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Using AI to help manage Canada’s invasive species

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Posted May 14, 2018

New University of Alberta research on managing aquatic invasive species in Canada combines the power of machine learning with expertise in biology and statistics to build a simple, easy-to-use tool for environmental managers.

The tool, which produces decision trees, helps environmental managers decide which approach to take in their waterways by predicting the outcomes of various invasive species management strategies.

Zebra mussels are one of many aquatic species that have invaded Canada’s rivers, lakes and coastlines. A new decision-tree tool developed by UAlberta researchers could help environmental managers determine the best way to deal with these invasive species. Image credit: EPA

“The economic cost of invasive species is in the tens of billions of dollars—and because the cost is so high, there is a great deal of interest in preventing and controlling invasions,” said Mark Lewis, a U of A mathematical and statistical sciences expert and Canada Research Chair in Mathematical Biology, who developed the tool with his research collaborators.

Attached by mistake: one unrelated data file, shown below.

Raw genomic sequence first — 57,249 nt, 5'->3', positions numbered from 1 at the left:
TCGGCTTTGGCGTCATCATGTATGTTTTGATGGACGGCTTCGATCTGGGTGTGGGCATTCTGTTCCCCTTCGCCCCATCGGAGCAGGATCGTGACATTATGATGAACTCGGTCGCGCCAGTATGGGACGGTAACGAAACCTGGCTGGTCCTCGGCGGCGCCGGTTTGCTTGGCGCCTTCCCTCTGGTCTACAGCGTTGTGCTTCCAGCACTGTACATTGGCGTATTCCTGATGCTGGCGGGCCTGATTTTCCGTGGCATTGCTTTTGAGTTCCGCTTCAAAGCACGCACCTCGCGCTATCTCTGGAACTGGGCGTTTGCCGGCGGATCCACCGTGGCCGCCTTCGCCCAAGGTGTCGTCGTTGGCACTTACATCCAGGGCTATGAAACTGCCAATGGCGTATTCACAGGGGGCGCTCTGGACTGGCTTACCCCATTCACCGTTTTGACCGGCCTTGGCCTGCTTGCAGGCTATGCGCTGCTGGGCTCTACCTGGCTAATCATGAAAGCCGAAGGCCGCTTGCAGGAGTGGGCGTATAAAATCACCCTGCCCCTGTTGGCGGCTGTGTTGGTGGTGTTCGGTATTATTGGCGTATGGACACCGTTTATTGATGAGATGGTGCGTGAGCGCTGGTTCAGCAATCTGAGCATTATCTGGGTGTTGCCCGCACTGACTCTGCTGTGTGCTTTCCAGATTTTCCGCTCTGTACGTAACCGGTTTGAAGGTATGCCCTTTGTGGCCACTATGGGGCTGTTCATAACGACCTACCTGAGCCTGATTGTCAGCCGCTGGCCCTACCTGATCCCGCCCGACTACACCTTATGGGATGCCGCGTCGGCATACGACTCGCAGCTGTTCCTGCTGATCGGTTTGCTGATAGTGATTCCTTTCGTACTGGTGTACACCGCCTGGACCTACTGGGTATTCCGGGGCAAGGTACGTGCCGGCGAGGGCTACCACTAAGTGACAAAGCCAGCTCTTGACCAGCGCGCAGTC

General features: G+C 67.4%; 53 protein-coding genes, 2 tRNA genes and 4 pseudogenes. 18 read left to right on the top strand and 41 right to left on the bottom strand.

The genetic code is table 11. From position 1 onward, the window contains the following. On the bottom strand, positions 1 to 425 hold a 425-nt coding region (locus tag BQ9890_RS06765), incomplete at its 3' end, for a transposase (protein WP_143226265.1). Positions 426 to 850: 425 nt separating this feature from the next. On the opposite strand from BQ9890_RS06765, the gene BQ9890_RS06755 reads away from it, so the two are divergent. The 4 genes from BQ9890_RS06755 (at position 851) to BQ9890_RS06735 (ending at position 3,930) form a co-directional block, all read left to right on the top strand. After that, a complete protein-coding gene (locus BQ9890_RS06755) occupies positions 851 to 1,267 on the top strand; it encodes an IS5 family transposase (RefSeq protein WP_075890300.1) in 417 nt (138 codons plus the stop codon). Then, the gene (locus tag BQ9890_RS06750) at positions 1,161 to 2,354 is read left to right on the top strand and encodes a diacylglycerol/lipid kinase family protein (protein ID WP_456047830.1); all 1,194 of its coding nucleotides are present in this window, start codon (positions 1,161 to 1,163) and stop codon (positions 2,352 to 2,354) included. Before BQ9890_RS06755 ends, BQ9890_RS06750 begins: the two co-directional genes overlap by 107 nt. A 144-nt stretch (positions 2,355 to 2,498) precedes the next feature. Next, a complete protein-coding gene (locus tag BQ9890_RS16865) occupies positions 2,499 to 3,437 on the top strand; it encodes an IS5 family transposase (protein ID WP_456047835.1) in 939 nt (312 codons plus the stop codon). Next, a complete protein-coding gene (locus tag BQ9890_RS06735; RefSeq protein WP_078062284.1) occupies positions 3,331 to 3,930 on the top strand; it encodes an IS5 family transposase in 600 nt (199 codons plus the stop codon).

There are many kinds of aquatic invasive species in Canada in both marine and freshwater environments, ranging from invasive seaweed to fish to water fleas. Many are spread by shipping routes and through pet trade, like when you release your goldfish into a lake.

“Mathematical biology has many wonderful tools for understanding the eradication of invading species, in general,” explained Russ Greiner, a machine learning expert and professor of computing science. “Machine learning provides many complementary tools for predicting whether a specific invasion is likely to be eradicated, using some specified approach.”

Lewis and Greiner, along with their former post-doctoral fellow Yanyu Xiao, ran machine learning techniques to produce the easy-to-use decision trees. Environmental managers can use them to determine the best strategy for dealing with any invasion, ranging from eradication to containment and mitigation of spread.

The research shows that, over the wide range of species considered, there are three main elements to consider: habitat type, amount of area invaded and whether containment has been attempted.

“As the end-user, having a computer isn’t necessary,” says Lewis. “All you need is a copy of the decision tree, which is much more useful for environmental managers working in the field.”

Source: University of Alberta

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